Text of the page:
Sources: National Statistics, Euler Hermes, Allianz Research
US stimulus may have kept delinquencies and spreads artificially low
The debt vulnerability discussed above is all the more important since excessive borrowing may have been fuelled by artificially high demand. Indeed, from 2017 onwards, the large fiscal stimulus implemented by the Trump Administration (fifth largest in US history) pushed the US above potential output growth – which we estimate at 2.2%. The output gap currently stands at 5% (the highest since Q2 00), a transient situation during which corporates could have reacted to temporary high demand, by deciding to over-invest or -indebt themselves. As fiscal policy could experience a U-turn in the US, understanding the correction in the corporate sector is essential.
Today, the rate of corporate delinquencies – 30-day past dues of commercial and industrial loans – stands at 1% in Q3 18, which is rather low from a historical perspective. This creates some insensitivity of corporate spreads to excess debt in the corporate sector. Should the excess demand be corrected, we would observe a higher delinquency rate – and higher credit spreads for corporates. The question is by how much. To answer this question we estimated the percentage of non-performing loans among non-financial companies by regressing it against a constant, the output gap, the Fed Funds target rate and the deviation of corporate debt from its trend. According to our model, a correction of excess demand in the US economy, back to its potential output, could trigger an increase of the delinquency rate from 1% in Q3 18 to 2.32% (highest level since Q2 11).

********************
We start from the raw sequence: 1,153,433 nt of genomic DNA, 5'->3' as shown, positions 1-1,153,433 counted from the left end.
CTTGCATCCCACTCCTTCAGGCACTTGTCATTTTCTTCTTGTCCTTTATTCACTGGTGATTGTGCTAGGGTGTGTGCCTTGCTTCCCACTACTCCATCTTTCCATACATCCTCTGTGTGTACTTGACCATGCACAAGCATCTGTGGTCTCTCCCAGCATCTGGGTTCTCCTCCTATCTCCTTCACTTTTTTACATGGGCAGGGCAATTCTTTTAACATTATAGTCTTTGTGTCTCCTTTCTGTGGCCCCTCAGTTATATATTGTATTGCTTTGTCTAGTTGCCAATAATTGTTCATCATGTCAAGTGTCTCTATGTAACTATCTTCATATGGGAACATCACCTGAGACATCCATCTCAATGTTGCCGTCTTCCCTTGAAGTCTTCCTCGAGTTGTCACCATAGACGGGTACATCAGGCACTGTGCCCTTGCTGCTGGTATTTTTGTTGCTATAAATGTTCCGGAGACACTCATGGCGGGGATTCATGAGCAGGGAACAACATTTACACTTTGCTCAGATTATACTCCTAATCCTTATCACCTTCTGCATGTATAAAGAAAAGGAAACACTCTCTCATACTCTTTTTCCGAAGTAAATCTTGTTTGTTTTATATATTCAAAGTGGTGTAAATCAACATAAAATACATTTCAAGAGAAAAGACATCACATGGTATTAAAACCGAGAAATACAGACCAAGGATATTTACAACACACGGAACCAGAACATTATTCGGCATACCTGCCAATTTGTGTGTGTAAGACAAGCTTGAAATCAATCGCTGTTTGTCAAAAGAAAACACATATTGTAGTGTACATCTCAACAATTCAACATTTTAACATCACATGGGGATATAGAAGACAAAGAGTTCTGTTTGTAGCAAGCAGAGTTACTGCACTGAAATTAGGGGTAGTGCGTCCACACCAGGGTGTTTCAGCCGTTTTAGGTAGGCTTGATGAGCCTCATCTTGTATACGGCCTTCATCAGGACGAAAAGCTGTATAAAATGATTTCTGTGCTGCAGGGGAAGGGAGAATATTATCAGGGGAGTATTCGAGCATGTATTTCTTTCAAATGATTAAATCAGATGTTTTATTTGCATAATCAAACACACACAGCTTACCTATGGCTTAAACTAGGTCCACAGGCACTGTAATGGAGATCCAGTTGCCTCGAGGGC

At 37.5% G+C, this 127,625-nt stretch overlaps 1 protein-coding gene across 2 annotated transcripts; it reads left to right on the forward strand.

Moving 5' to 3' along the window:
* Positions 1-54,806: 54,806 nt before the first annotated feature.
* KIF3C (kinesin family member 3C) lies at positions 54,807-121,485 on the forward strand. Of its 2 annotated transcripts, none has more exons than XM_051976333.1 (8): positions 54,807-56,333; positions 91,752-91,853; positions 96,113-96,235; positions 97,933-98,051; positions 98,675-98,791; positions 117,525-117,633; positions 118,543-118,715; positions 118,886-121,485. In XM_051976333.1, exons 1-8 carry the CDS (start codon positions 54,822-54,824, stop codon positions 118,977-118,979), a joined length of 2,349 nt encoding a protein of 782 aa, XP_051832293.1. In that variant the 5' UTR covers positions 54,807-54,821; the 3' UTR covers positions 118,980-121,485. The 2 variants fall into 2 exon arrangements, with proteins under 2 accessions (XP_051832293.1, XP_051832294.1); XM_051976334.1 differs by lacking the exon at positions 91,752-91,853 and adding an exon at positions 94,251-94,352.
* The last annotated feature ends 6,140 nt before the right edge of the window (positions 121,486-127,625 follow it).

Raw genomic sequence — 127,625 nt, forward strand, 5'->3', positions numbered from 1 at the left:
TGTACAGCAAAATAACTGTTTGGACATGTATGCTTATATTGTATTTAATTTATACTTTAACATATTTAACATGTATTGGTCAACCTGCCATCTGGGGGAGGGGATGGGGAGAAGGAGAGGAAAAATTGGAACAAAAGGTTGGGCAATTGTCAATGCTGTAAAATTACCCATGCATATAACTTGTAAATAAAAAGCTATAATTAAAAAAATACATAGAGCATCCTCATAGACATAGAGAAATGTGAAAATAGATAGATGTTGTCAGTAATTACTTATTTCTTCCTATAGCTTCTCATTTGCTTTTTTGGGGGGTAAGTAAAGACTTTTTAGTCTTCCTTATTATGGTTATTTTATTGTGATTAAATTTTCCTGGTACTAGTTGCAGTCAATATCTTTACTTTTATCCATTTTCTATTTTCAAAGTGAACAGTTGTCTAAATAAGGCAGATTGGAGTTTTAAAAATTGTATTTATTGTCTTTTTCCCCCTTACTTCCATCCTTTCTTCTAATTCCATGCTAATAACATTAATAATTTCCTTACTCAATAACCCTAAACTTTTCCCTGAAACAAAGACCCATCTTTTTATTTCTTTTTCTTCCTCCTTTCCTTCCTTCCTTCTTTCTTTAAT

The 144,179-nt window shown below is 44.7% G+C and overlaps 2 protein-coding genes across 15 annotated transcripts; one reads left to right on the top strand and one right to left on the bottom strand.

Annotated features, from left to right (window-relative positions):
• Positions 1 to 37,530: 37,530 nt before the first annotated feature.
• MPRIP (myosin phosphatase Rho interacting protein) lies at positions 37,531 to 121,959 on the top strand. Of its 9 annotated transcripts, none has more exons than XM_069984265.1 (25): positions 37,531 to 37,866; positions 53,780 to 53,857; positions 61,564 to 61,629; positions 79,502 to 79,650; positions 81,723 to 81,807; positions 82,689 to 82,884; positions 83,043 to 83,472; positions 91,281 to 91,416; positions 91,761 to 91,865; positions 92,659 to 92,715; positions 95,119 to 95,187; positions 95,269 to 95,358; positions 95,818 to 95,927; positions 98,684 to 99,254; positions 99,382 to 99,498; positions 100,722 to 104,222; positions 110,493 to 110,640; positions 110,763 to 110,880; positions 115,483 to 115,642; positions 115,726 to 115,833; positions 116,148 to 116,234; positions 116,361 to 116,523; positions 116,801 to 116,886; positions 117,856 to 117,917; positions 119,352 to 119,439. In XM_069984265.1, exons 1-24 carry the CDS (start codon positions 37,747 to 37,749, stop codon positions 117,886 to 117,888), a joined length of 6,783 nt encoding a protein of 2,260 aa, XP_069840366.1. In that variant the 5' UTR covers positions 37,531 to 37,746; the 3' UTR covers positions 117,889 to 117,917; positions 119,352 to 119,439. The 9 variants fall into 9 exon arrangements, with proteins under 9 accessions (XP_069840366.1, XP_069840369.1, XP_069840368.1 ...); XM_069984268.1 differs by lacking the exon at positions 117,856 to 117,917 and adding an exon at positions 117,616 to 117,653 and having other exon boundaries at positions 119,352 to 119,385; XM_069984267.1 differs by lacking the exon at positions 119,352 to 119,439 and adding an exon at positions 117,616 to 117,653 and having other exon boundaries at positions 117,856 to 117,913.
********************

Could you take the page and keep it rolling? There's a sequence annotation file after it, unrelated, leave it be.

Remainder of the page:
A soft landing of the US economy (our central scenario) could therefore trigger a regime switch for credit spreads, which seem rather low for the current risk level. Indeed, the average credit quality has deteriorated: the share of risky corporate bonds, rated BBB i.e. one notch above junk status, has markedly increased to reach 50% of the total investment grade credit market in Q3 18 (Figure 6).
Figure 6: US BBB credit market